"Love Theme from The Godfather (Speak Softly, Love)"
Love Theme from The Godfather by Andy Williams US single red label.png
One of side-A labels of the US single
Single by Andy Williams
from the album Love Theme from "The Godfather"
B-side"Home for Thee"
ReleasedApril 1972
Recorded18 February 1972[9]
GenrePop, easy listening, soft rock
Length2:41
LabelColumbia
Songwriter(s)Larry Kusik, Nino Rota
Producer(s)Dick Glasser
Andy Williams singles chronology
"Music from Across the Way"
(1972)
"Love Theme from The Godfather (Speak Softly, Love)"
(1972)
"MacArthur Park"
(1972)
Audio
"Speak Softly Love" by Andy Williams on YouTube

The Andy Williams version of "Speak Softly Love" also made its first appearance in the 8 April issue and reached number 34 on the Hot 100 during its 11 weeks there[1] and number seven Easy Listening over the course of 12 weeks.[2] A recording of the song by Al Martino debuted on both of those charts in the 29 April issue and peaked at number 80 during its four weeks on the Hot 100[10] and number 24 on the Easy Listening chart, where it also spent four weeks.[11]

In the UK Williams began a run of nine weeks on 5 August of that year that led to a number 42 showing.[12] In Spain, his version was a number-one hit, staying at the top of the charts for 15 weeks.[13]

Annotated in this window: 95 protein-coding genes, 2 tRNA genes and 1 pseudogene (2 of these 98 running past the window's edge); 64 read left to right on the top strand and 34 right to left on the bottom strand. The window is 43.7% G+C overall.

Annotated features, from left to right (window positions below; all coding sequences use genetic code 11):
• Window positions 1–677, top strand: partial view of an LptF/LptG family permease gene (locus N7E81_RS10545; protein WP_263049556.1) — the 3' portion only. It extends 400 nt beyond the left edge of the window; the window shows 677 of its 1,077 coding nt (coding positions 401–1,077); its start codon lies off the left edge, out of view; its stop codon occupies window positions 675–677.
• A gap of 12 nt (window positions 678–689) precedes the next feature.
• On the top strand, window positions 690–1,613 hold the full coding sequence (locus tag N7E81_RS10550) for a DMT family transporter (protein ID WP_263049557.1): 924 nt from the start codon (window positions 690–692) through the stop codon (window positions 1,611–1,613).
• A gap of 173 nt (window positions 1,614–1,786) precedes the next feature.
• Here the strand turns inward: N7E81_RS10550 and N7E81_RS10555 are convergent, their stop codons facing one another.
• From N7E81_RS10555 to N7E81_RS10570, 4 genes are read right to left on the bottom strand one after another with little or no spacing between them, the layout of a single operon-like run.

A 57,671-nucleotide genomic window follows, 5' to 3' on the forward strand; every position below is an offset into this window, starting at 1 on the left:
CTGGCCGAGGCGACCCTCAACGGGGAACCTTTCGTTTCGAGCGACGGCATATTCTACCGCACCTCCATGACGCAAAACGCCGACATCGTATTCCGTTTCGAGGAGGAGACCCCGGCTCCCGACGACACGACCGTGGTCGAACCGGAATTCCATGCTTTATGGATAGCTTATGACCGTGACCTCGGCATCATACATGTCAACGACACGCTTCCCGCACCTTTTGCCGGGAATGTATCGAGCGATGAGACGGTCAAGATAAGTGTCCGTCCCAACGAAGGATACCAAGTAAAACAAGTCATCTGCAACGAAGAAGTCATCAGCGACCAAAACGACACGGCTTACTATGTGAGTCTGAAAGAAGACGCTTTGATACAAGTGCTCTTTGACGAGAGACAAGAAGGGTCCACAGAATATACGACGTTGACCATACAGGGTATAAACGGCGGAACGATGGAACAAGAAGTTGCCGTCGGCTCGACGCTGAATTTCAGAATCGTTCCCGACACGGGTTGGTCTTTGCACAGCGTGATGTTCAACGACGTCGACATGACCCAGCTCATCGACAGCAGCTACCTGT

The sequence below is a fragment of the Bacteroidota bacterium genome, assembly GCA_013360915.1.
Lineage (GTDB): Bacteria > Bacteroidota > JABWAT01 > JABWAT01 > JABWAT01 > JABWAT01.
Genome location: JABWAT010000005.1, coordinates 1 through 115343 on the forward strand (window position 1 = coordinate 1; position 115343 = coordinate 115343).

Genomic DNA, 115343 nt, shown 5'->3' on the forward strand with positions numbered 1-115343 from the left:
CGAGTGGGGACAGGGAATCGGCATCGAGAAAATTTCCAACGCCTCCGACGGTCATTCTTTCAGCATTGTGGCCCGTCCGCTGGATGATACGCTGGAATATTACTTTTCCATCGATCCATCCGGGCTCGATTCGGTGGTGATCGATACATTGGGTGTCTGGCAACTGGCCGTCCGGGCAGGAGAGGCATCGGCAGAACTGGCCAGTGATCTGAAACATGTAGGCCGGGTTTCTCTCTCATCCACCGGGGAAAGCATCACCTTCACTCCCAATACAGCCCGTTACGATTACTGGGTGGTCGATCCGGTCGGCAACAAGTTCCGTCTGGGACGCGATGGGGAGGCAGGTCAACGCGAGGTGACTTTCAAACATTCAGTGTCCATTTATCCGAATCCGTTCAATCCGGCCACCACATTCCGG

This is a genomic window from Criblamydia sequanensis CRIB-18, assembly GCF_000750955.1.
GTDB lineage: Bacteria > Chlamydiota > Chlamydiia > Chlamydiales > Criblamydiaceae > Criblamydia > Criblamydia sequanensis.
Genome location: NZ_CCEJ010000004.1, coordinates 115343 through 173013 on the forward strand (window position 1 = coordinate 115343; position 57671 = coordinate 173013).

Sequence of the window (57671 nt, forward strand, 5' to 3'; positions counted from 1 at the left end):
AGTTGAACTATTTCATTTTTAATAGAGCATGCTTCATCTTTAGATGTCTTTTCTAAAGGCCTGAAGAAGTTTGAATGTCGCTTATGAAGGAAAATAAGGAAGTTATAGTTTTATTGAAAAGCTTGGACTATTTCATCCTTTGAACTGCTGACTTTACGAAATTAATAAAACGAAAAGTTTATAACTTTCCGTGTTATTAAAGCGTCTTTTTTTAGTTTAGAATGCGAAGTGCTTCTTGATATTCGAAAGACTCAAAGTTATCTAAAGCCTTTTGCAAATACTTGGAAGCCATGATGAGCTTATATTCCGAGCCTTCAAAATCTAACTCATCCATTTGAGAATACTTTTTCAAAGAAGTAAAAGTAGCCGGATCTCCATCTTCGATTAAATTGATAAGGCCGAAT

Charts (Speak Softly Love)[edit]

Weekly charts for the Andy Williams version
Chart (1972) Peak
position
Spain (AFYVE)[13] 1
U.S. Billboard Hot 100[1] 34
U.S. Billboard Adult Contemporary[2] 7
UK Singles Chart[12] 42
Weekly charts for the Al Martino version
Chart (1972) Peak
position
U.S. Billboard Hot 100[10] 80
U.S. Billboard Easy Listening[11] 24

Recordings[edit]

See also[edit]

References[edit]

  1. ^ a b c Whitburn 2009, p. 1060.
  2. ^ a b c Whitburn 2007, p. 295.
  3. ^ Cruz, Gilbert (14 March 2012). "The Score Was Honored (And then Rejected) by the Oscars | the Anniversary You Can't Refuse: 40 Things You Didn't Know About the Godfather". Time.
  4. ^ Kris Tapley (21 January 2008). "Jonny Greenwood's 'Blood' score disqualified by AMPAS". Variety. Archived from the original on 9 July 2008. Retrieved 4 March 2010.{{cite magazine}}: CS1 maint: unfit URL (link)
  5. ^ a b Whitburn 2009, p. 1064.
  6. ^ a b Whitburn 2007, p. 95.
  7. ^ a b Whitburn 2009, p. 859.
  8. ^ a b Whitburn 2007, p. 242.
  9. ^ (2002) Album notes for Love Theme From 'The Godfather'/The Way We Were by Andy Williams, [CD booklet]. New York: Sony Music.
  10. ^ a b Whitburn 2009, p. 623.
  11. ^ a b Whitburn 2007, p. 177.
  12. ^ a b "Andy Williams". Official Charts. Retrieved 15 May 2017.
  13. ^ a b Salaverri, Fernando (September 2005). Sólo éxitos: año a año, 1959–2002 (1st ed.). Spain: Fundación Autor-SGAE. ISBN 84-8048-639-2.
  14. ^ "Classified - James Booker | Songs, Reviews, Credits". AllMusic. Retrieved 31 January 2019.

Bibliography[edit]

  • Whitburn, Joel (2007), Joel Whitburn Presents Billboard Top Adult Songs, 1961-2006, Record Research Inc., ISBN 978-0898201697
  • Whitburn, Joel (2009), Joel Whitburn's Top Pop Singles, 1955-2008, Record Research Inc., ISBN 978-0898201802

External links[edit]